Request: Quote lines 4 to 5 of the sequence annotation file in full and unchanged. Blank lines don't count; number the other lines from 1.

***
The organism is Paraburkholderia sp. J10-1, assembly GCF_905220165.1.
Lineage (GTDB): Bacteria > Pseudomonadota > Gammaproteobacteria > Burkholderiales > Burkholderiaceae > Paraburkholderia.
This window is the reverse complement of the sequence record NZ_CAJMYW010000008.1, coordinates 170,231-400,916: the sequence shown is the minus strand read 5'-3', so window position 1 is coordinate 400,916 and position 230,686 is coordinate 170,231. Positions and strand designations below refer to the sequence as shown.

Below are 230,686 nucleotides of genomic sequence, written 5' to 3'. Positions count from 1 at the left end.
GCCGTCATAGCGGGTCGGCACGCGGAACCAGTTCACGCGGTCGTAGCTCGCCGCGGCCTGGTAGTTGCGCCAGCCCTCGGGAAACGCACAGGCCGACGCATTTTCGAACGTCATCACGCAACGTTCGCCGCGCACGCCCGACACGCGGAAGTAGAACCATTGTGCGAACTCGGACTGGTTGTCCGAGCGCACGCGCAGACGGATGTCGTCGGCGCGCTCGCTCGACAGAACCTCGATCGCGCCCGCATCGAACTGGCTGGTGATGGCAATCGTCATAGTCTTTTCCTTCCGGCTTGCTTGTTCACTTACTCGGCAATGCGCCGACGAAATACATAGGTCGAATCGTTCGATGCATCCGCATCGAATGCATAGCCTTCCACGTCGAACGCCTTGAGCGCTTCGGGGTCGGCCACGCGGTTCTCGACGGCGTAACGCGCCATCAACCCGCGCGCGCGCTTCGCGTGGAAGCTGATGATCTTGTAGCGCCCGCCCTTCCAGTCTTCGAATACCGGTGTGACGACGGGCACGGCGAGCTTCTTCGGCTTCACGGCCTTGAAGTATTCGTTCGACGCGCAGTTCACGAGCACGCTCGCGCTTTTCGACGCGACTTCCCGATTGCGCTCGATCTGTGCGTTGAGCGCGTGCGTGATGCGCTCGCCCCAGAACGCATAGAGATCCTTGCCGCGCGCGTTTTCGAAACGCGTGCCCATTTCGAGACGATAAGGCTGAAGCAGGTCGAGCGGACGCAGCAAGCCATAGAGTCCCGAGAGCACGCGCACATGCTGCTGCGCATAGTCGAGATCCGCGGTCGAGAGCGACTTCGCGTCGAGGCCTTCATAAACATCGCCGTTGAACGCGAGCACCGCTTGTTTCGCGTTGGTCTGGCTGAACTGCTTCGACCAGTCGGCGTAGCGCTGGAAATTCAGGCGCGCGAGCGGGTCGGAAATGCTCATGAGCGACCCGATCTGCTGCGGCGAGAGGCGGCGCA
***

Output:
Below are 230,686 nucleotides of genomic sequence, written 5' to 3'. Positions count from 1 at the left end.
GCCGTCATAGCGGGTCGGCACGCGGAACCAGTTCACGCGGTCGTAGCTCGCCGCGGCCTGGTAGTTGCGCCAGCCCTCGGGAAACGCACAGGCCGACGCATTTTCGAACGTCATCACGCAACGTTCGCCGCGCACGCCCGACACGCGGAAGTAGAACCATTGTGCGAACTCGGACTGGTTGTCCGAGCGCACGCGCAGACGGATGTCGTCGGCGCGCTCGCTCGACAGAACCTCGATCGCGCCCGCATCGAACTGGCTGGTGATGGCAATCGTCATAGTCTTTTCCTTCCGGCTTGCTTGTTCACTTACTCGGCAATGCGCCGACGAAATACATAGGTCGAATCGTTCGATGCATCCGCATCGAATGCATAGCCTTCCACGTCGAACGCCTTGAGCGCTTCGGGGTCGGCCACGCGGTTCTCGACGGCGTAACGCGCCATCAACCCGCGCGCGCGCTTCGCGTGGAAGCTGATGATCTTGTAGCGCCCGCCCTTCCAGTCTTCGAATACCGGTGTGACGACGGGCACGGCGAGCTTCTTCGGCTTCACGGCCTTGAAGTATTCGTTCGACGCGCAGTTCACGAGCACGCTCGCGCTTTTCGACGCGACTTCCCGATTGCGCTCGATCTGTGCGTTGAGCGCGTGCGTGATGCGCTCGCCCCAGAACGCATAGAGATCCTTGCCGCGCGCGTTTTCGAAACGCGTGCCCATTTCGAGACGATAAGGCTGAAGCAGGTCGAGCGGACGCAGCAAGCCATAGAGTCCCGAGAGCACGCGCACATGCTGCTGCGCATAGTCGAGATCCGCGGTCGAGAGCGACTTCGCGTCGAGGCCTTCATAAACATCGCCGTTGAACGCGAGCACCGCTTGTTTCGCGTTGGTCTGGCTGAACTGCTTCGACCAGTCGGCGTAGCGCTGGAAATTCAGGCGCGCGAGCGGGTCGGAAATGCTCATGAGCGACCCGATCTGCTGCGGCGAGAGGCGGCGCA